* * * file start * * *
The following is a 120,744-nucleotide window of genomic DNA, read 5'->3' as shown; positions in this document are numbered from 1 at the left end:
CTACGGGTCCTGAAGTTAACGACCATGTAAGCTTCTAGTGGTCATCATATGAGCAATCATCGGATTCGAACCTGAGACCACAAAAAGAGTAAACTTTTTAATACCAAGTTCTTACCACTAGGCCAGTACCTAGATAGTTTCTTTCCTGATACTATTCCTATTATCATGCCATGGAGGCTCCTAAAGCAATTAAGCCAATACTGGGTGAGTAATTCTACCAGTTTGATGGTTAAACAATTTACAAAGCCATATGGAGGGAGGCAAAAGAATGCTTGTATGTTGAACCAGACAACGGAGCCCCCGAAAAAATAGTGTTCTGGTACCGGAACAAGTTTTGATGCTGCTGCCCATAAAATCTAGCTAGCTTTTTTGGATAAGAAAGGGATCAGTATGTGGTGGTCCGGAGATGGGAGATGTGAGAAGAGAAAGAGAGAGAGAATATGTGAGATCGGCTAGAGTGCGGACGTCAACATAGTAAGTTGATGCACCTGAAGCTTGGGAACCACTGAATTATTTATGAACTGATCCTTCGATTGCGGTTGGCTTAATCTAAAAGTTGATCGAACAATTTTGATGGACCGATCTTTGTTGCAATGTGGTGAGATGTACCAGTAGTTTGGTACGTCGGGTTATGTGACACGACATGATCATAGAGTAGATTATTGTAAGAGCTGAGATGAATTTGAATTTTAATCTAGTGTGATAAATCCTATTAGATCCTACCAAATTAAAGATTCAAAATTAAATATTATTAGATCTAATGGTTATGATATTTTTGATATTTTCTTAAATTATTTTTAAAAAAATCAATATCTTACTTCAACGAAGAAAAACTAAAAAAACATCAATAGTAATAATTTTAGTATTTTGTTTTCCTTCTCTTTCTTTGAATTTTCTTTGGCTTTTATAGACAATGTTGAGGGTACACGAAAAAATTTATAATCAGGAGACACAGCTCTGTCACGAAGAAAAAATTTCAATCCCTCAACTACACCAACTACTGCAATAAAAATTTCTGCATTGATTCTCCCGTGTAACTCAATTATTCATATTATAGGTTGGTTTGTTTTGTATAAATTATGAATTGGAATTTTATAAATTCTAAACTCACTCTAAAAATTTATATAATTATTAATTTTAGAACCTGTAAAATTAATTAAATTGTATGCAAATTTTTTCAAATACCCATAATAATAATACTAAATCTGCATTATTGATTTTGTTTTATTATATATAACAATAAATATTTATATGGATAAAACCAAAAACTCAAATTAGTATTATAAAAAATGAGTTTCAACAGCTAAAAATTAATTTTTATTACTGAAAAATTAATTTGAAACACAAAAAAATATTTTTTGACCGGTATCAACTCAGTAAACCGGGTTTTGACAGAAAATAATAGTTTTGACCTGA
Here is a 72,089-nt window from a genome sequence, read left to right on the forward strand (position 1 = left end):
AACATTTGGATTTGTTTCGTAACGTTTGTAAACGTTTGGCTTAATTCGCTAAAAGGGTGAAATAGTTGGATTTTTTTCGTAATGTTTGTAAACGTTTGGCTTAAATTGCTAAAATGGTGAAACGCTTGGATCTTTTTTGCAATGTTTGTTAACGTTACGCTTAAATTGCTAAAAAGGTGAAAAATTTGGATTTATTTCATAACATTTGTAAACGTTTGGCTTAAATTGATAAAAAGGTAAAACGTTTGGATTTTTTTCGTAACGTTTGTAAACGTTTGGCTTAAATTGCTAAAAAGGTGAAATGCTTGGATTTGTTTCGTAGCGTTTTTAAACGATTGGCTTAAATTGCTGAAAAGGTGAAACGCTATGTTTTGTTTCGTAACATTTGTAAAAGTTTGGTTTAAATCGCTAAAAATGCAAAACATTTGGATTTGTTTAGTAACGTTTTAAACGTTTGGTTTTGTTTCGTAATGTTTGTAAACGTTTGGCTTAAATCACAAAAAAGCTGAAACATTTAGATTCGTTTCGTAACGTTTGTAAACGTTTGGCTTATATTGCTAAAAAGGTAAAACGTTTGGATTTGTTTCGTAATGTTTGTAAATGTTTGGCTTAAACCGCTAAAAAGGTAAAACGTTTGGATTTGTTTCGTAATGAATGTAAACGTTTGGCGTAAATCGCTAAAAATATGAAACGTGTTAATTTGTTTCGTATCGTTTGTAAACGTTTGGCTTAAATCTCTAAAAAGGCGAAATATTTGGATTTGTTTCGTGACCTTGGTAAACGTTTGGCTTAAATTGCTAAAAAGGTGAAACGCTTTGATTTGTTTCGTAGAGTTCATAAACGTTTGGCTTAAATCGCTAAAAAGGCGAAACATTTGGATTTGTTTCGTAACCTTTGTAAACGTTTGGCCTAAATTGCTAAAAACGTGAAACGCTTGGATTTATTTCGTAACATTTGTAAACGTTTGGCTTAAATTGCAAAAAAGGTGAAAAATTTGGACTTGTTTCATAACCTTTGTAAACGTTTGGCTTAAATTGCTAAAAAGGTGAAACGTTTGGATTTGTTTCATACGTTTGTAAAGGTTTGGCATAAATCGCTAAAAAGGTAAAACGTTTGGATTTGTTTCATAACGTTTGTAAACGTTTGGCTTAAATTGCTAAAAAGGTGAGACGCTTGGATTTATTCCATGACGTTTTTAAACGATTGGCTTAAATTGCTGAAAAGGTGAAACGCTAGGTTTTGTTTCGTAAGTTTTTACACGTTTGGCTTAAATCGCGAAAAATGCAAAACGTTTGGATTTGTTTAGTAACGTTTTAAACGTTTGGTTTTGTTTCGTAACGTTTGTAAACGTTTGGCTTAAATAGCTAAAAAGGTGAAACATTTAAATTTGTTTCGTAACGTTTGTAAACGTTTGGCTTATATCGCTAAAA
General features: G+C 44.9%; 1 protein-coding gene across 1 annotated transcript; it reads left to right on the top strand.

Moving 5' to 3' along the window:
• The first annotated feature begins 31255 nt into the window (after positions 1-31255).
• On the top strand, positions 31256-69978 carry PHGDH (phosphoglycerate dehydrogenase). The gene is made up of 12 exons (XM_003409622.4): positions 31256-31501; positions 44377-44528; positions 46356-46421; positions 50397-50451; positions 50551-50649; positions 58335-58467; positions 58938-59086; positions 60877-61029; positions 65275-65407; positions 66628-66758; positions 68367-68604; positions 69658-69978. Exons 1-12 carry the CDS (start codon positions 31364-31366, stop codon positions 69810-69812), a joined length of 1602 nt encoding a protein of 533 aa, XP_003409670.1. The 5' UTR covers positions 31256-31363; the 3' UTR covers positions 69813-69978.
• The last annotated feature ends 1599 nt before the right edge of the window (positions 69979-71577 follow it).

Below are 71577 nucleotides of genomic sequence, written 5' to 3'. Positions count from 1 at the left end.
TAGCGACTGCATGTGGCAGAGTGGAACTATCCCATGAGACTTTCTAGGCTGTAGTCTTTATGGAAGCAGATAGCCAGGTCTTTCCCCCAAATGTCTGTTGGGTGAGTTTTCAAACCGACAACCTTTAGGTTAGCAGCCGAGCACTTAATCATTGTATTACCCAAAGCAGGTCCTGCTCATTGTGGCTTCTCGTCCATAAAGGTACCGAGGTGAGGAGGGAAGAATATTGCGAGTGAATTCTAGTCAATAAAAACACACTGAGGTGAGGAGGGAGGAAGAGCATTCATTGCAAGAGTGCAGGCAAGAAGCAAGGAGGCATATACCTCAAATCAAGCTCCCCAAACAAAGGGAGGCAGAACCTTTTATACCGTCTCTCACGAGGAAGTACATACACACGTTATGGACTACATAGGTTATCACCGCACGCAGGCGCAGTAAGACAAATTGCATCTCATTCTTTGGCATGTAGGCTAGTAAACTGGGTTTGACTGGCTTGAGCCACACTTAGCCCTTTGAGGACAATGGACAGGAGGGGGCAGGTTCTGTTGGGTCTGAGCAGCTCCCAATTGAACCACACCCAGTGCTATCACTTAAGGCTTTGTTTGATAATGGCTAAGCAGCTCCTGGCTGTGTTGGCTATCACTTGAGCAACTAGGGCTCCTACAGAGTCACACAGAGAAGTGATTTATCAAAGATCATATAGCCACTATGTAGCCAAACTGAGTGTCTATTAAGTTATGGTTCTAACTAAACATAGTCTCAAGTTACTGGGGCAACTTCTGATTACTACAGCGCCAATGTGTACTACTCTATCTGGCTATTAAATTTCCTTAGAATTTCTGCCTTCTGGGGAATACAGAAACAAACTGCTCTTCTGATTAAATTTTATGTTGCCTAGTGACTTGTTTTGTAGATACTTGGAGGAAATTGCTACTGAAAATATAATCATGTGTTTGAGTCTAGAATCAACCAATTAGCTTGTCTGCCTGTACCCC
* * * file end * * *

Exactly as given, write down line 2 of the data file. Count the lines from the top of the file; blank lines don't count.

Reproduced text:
CTACGGGTCCTGAAGTTAACGACCATGTAAGCTTCTAGTGGTCATCATATGAGCAATCATCGGATTCGAACCTGAGACCACAAAAAGAGTAAACTTTTTAATACCAAGTTCTTACCACTAGGCCAGTACCTAGATAGTTTCTTTCCTGATACTATTCCTATTATCATGCCATGGAGGCTCCTAAAGCAATTAAGCCAATACTGGGTGAGTAATTCTACCAGTTTGATGGTTAAACAATTTACAAAGCCATATGGAGGGAGGCAAAAGAATGCTTGTATGTTGAACCAGACAACGGAGCCCCCGAAAAAATAGTGTTCTGGTACCGGAACAAGTTTTGATGCTGCTGCCCATAAAATCTAGCTAGCTTTTTTGGATAAGAAAGGGATCAGTATGTGGTGGTCCGGAGATGGGAGATGTGAGAAGAGAAAGAGAGAGAGAATATGTGAGATCGGCTAGAGTGCGGACGTCAACATAGTAAGTTGATGCACCTGAAGCTTGGGAACCACTGAATTATTTATGAACTGATCCTTCGATTGCGGTTGGCTTAATCTAAAAGTTGATCGAACAATTTTGATGGACCGATCTTTGTTGCAATGTGGTGAGATGTACCAGTAGTTTGGTACGTCGGGTTATGTGACACGACATGATCATAGAGTAGATTATTGTAAGAGCTGAGATGAATTTGAATTTTAATCTAGTGTGATAAATCCTATTAGATCCTACCAAATTAAAGATTCAAAATTAAATATTATTAGATCTAATGGTTATGATATTTTTGATATTTTCTTAAATTATTTTTAAAAAAATCAATATCTTACTTCAACGAAGAAAAACTAAAAAAACATCAATAGTAATAATTTTAGTATTTTGTTTTCCTTCTCTTTCTTTGAATTTTCTTTGGCTTTTATAGACAATGTTGAGGGTACACGAAAAAATTTATAATCAGGAGACACAGCTCTGTCACGAAGAAAAAATTTCAATCCCTCAACTACACCAACTACTGCAATAAAAATTTCTGCATTGATTCTCCCGTGTAACTCAATTATTCATATTATAGGTTGGTTTGTTTTGTATAAATTATGAATTGGAATTTTATAAATTCTAAACTCACTCTAAAAATTTATATAATTATTAATTTTAGAACCTGTAAAATTAATTAAATTGTATGCAAATTTTTTCAAATACCCATAATAATAATACTAAATCTGCATTATTGATTTTGTTTTATTATATATAACAATAAATATTTATATGGATAAAACCAAAAACTCAAATTAGTATTATAAAAAATGAGTTTCAACAGCTAAAAATTAATTTTTATTACTGAAAAATTAATTTGAAACACAAAAAAATATTTTTTGACCGGTATCAACTCAGTAAACCGGGTTTTGACAGAAAATAATAGTTTTGACCTGA